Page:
Garrett tensed and gripped the arms of his chair. "Damn you, Billy!"

"Oh, relax, Pat. They're fine. They'll remain fine, and more to the point, you and I will be fine, if you're willing to listen to reason." The Kid called over his shoulder, "Paco, can we get another glass over here? I need to help Pat with this bottle."

The barman brought the glass, left immediately, and the Kid said, "I never knew you to drink so early. Did you have a bad night or something?" He grinned. It was a toothy grin, with slightly protruding front teeth, but his teeth weren't crooked, and because he was so young, they were still mostly white. "But since you are drinking your breakfast, pour us a couple, Pat. My hands are full. I've got my Colt .41 Thunderer in one hand, and in the other, the famous . . . " (he paused and looked at the markings on the barrel of Garrett's revolver) " . . . the famous Colt's Frontier Six-Shooter .44 that was used to kill William Bonney."

Garrett poured the drinks. "You're not all that funny. How long are you gonna play with me before you kill me?"

"Well," said the Kid, "in fairness, you tried to kill me last night in Pete's bedroom, didn't you? You even thought for a while you'd got it done, and the way I hear it, you were kind of whooping it up until somebody lit a candle and spoiled the party." He slowly laid down both revolvers and pushed them to the middle of the table. Garrett's gun was on its left side, with the handle toward the lawman. The Kid pulled back his hands, put the left in his lap, and picked up a glass of whiskey with the right. "Even considering all that," he said, "I don't want to kill you, Pat, now or ever."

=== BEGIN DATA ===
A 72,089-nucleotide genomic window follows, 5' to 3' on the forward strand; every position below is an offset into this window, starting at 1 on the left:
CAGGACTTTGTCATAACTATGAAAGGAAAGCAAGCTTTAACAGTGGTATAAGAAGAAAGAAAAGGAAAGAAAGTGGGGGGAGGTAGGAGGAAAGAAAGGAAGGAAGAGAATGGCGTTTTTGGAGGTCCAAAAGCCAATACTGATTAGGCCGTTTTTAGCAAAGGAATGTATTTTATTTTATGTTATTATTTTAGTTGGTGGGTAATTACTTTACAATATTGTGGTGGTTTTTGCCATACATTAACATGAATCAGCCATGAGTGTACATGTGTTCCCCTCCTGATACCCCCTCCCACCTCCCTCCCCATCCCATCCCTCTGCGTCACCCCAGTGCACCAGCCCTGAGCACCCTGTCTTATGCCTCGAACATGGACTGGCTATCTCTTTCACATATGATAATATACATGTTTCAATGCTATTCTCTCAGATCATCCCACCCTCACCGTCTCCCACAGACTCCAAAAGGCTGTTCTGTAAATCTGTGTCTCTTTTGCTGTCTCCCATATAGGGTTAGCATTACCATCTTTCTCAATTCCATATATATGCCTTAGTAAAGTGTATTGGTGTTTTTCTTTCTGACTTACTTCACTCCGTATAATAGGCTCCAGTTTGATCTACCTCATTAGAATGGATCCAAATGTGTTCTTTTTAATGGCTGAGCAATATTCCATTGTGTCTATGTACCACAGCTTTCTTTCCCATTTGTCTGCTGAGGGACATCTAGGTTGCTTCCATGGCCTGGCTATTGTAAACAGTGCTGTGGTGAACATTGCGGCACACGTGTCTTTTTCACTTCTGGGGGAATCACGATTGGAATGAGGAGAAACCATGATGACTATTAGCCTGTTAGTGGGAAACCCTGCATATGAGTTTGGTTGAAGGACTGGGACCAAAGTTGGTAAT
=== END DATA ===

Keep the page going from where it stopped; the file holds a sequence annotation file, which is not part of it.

Garrett stared at the guns on the table for a moment, then looked up into the Kid's eyes. "You know, with that glass in your gun hand, I believe I can beat you."

The Kid grinned again. "Well, probably. But if you do, you won't make it out of this saloon alive, so why would you want to do that?"

"You really think these Mexicans are going to kill the county sheriff and two deputies over you?"

"Oh, I know damn well they will. I can't figure out what made you think you could kill me last night and just sashay out of Fort Sumner in the first place. These are my folks, Pat."

Garrett shook his head. "Since you bring it up, I never understood what these pepper bellies see in you."

"Well, there you go," said the Kid. "To start off, I don't call them names. I treat them like people. I learned their language, and it means something to them that a white man will take the time. I'm decent with them, and they give it back. As for the senoritas, well, they can't help themselves, can they, Pat?''

Garrett almost smiled in spite of himself. "I wouldn't know. You're not my type."

"Well," said the Kid, "that's good to know. Now, will you drink with me?" He held his glass head high, at arm's length across the table.

"I'd kinda like to know what I'm drinking to."

"If you would pick up your goddamn glass, I'm about to tell you."